As It Was

Classics & News: Mon-Fri • 9:30am & 1pm | News & Information: Mon-Fri • 9:57am

Colorful vignettes dedicated to the regional history of Southern Oregon and Northern California. As It Was is an all volunteer effort -- produced by Raymond Scully and narrated by Shirley Patton in partnership with writers from the Southern Oregon Historical Society.

If you have a writing background and would like to submit an As It Was essay for consideration, email your written piece to mrkrt@ashlandhome.net.

A collection of As It Was essays is available in a high-quality paperback book at the JPR Online Store.  Each episode is also available below.

In 1874, Raleigh Scott and his wife, Nettie, came to live on the Southern Oregon Coast, carrying all their possessions on two ponies.  They purchased land in a small valley on the south-facing slope of Rocky Prairie Peak.

In 1908, the Medford Daily Tribune came up with a popularity contest to boost its dwindling circulation, and that of the bi-weekly Southern Oregonian.

The year 1912 was an auspicious one for the residents of Woodville, Ore.  The town’s original name had been Tailholt, but that changed to Woodville, in honor of pioneer postmaster John Wood, when the railroad came in the early 1880s.

One of Siskiyou County’s early scoundrels, Sailor Jim, whose real name was Danforth Hartson, reportedly shot Indians and was believed to have been involved in a murder for which he was never tried. Townspeople looked upon him with suspicion and disdain.

His diary records that Martin Peterson preached, worked hard and suffered painful losses during his life.  The Southern Oregon Historical Society has recently added the diary to its research library.

When the Douglas Memorial Bridge was built to span the Klamath River in Klamath, Calif., in 1926, it drew immediate controversy because its piers, anchored in the channel, obstructed the river’s natural course.

Josef Slowikowski was born in Poland and grew up in a small village near Warsaw.  At age 17 he worked in the Nazi forced labor camps until the liberation.  In 1950, Slowikowski boarded the Queen Elizabeth in England and sailed to New York City.

The Holly Theater opened as both a stage and movie theater in Medford, Ore., on Aug. 29, 1930.  The first performance was a local production that played to a sold-out audience of 1,200 at $1 a ticket.

The orchard boom of the 1900s stimulated rapid population growth in Southern Oregon’s Rogue Valley.  Among the new arrivals were Mr. and Mrs. Frank Madden of Chicago.  They bought acreage on Old Stage Road in the Central Point area, built a house and planted Fairview Orchards.

In 1970, emigrant trail enthusiasts founded non-profit Trail West, Inc. to research, locate and mark the pioneer trails to California and Oregon.  Since then, it has placed 700 markers on 2,000 miles of trails across Southern Idaho, Utah and Nevada, and into California and Oregon.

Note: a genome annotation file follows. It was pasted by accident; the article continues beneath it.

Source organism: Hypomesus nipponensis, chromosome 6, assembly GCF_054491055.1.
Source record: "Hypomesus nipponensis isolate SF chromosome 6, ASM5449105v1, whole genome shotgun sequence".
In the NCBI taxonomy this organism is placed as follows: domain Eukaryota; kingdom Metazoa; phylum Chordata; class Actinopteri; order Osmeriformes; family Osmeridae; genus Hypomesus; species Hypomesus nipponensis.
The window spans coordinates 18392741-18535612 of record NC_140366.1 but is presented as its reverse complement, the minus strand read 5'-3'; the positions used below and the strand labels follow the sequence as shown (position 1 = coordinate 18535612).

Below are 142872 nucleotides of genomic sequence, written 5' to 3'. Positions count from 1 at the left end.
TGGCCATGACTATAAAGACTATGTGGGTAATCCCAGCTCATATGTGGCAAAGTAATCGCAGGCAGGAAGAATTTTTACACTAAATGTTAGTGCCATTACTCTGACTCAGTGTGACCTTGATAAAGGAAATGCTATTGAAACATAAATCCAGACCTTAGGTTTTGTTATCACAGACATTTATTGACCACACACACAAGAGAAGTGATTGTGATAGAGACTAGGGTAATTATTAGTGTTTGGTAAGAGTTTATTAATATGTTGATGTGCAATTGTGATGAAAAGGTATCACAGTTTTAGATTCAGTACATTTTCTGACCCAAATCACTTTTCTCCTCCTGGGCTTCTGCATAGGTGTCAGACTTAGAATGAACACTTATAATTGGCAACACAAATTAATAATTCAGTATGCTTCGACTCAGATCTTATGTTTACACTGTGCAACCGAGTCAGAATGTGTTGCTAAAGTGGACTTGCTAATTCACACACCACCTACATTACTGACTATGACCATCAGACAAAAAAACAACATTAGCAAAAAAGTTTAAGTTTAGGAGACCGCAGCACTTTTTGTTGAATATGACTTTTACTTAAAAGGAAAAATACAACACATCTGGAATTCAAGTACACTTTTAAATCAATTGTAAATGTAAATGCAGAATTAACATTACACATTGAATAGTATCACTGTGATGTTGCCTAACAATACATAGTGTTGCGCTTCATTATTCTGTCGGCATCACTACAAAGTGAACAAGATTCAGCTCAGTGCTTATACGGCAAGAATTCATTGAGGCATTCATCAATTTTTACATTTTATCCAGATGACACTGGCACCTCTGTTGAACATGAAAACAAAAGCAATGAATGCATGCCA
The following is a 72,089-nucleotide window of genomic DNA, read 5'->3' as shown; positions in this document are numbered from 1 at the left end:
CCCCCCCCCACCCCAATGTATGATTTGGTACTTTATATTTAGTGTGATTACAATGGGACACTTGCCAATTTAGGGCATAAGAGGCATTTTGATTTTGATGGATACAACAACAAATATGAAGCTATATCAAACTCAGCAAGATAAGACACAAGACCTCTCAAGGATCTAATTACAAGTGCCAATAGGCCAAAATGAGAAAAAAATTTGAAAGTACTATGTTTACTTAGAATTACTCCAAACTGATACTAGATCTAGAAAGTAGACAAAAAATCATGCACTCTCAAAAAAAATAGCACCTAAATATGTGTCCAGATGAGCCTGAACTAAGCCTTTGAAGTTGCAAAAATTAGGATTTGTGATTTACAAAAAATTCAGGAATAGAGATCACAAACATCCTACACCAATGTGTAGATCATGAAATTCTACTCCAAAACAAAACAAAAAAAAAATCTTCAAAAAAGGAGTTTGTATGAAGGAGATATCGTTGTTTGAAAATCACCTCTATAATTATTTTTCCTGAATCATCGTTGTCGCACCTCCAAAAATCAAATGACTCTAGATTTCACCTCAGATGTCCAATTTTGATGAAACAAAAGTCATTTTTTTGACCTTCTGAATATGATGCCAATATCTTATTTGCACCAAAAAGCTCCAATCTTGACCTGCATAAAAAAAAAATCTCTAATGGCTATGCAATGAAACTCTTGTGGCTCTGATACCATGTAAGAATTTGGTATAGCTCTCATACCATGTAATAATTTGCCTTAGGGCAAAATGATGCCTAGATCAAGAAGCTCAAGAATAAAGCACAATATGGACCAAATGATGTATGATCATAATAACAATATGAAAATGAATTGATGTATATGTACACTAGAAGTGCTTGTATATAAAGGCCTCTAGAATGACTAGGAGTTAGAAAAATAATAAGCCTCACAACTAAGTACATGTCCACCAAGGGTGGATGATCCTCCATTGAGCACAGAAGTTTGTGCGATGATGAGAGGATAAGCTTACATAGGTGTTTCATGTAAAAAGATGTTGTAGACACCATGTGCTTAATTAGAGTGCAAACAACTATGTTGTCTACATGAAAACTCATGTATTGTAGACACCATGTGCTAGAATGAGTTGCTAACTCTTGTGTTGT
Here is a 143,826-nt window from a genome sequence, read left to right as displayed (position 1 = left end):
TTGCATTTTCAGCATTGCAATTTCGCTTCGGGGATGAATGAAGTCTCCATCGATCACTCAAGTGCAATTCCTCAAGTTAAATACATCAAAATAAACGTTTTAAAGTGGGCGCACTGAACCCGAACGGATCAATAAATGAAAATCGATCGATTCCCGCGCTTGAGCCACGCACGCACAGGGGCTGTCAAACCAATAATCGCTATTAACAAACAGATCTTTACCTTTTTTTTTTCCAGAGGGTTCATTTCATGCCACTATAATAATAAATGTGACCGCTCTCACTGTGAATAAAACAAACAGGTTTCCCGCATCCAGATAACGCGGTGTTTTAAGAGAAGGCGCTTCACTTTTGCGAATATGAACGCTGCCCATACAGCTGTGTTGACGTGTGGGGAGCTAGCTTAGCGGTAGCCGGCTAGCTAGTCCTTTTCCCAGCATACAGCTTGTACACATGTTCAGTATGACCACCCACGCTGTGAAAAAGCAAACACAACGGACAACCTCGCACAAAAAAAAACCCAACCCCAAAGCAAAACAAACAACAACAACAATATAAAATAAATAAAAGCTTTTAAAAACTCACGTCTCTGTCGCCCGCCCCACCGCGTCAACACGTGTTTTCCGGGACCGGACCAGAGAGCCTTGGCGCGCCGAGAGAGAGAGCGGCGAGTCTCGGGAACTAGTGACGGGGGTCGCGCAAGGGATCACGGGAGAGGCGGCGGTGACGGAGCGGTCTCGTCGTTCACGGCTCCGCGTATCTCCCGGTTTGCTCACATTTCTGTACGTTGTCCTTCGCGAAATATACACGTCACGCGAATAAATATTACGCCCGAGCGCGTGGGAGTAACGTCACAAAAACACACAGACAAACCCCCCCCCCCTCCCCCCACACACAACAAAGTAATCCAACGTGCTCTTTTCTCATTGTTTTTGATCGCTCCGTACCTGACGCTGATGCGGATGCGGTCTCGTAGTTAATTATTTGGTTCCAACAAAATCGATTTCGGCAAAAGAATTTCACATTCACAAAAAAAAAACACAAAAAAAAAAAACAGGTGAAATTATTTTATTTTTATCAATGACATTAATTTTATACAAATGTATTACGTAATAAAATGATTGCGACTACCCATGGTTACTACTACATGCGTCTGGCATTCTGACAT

The Jackson County Courthouse, newly renovated in 2016 with modern heating and air conditioning, has transitioned into the Jacksonville, Ore., City Hall.

Jacksonville, the original county seat of Jackson County, didn’t have a proper courthouse until 1884.  For years, court had been convened in a crudely built, two-story building shared with the Masonic Temple. The Democratic Times derided the dilapidated structure as “a disgrace to the county,” and the Sentinel asked, “Is it not time that the county had a courthouse that would not be mistaken for a barn?”

Bill Sweet grew up raising cows on his family’s Elk River ranch, near Langlois, Ore., so he jumped at the chance when offered a job in 1937 as tester for the Dairy Herd Improvement Association.

The need for more water in the Central Valley of California has generated countless headlines over the years, and officials there have frequently looked as far as Southeastern Oregon for possible sources of water supplies.

John Creed Conn died in Southeastern Oregon in 1904 during a fight over grazing lands between cattlemen and sheep herders.  The question is whether it was suicide or murder?  Conn owned a store in Silver Lake that sold ammunition to cattlemen who had been raiding large herds of sheep in Christmas Valley.

Jackson County, Ore., had more than 100 school districts in the 1920s, most consisting of a single one-room school for grade one through eight.  One of them was in Climax, an isolated community with just a few families living behind Roxy Ann Peak.

In 1853, Rachel Taylor left Illinois with her family, traveling to the Rogue Valley in what became known as the “Preacher Train” because five Southern Oregon preachers came on that same wagon train.

One of Southern Oregon’s outstanding teachers, Mae Beatrice Richardson, maiden name Nealon, was born near the Table Rocks in 1884 and lived and worked her entire life in Jackson County.

The rancher and co-author of the book titled The Oregon Desert, Reub Long, contributed some folksy humor about the lack of water on Southeastern Oregon’s high desert.

Here’s a tall tale from Curry County recounted by Bill Wallace for the Curry Historical Society.  It goes like this:

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